Facebook and social media are being used by people who were adopted to find their biological parents, for biological parents to find the children that they gave up for adoption and for siblings to find each other. Before Facebook, you would need to register with adoption registries and then wait until the other party registered to be able to obtain the information on the person or petition the court system to unseal adoption records which is almost impossible to get accomplished.
Now, we see people connect through social media at a rapid speed. I know of a situation where a man wanted to find his biological parents his whole life. His adopted mother had helped him petition the courts twice, once when he was 19 years old and a second time when he was in his late twenties, to unseal his adoption records. The court denied him both times. When the man was 32 years old his mother suggested that he use Facebook to try to locate his biological parents. The process went extremely fast. The man posted his picture on Facebook on February 2nd with a sign best place to buy proscar online asking to find his biological parents with some information about them and his birth. It was somehow shared on his biological aunt’s page and he was contacted by his biological mother on February 9th. He asked his biological mother who his biological father was and she told him what State he lived in. The man hired a private investigator who located a telephone number for his biological father. The man called his biological father on February 14th stating that he was the baby boy he gave up for adoption.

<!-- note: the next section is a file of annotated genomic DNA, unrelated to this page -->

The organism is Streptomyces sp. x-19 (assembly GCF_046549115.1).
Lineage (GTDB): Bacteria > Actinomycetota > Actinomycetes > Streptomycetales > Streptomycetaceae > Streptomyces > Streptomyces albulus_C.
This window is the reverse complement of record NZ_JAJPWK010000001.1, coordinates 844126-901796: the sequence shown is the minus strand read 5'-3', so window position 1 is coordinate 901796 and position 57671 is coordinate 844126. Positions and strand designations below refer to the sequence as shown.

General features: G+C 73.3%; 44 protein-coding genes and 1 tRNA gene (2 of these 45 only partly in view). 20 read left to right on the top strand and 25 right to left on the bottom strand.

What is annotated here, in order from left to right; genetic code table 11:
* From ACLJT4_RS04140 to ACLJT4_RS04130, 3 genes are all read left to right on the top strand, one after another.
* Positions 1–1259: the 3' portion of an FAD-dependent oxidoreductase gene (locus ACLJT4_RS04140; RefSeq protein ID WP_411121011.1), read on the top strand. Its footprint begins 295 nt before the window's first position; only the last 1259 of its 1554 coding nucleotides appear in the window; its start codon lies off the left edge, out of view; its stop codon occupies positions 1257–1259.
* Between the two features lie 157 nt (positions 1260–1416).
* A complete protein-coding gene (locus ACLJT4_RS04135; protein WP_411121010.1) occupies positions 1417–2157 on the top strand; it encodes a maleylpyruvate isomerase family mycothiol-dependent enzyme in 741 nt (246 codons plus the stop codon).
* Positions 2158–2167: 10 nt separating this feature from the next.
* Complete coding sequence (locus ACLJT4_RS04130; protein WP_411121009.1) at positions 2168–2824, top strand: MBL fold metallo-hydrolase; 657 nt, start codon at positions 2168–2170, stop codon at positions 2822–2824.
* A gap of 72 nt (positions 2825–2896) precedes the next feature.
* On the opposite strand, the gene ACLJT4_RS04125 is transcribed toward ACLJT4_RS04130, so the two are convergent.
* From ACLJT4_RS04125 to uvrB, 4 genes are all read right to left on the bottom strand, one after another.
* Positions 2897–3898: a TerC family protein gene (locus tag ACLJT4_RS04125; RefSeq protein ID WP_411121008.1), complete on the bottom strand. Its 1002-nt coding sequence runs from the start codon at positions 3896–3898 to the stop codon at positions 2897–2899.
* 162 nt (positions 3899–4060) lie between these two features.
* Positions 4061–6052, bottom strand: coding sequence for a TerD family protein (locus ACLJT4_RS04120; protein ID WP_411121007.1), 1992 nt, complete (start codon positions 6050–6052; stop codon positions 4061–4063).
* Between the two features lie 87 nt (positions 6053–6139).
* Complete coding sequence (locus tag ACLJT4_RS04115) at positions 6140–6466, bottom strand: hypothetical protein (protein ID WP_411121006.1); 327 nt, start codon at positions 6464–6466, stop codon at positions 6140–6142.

Now, not all situations go as quickly as this example but with social media anything is possible. You can imagine what impact this could have. In this case it was a good outcome but if someone doesn’t want to be found it could have some serious impact on them and their families. This is just one example of how powerful social media can be. Social media will continue to evolve and its use will expand in the family law arena.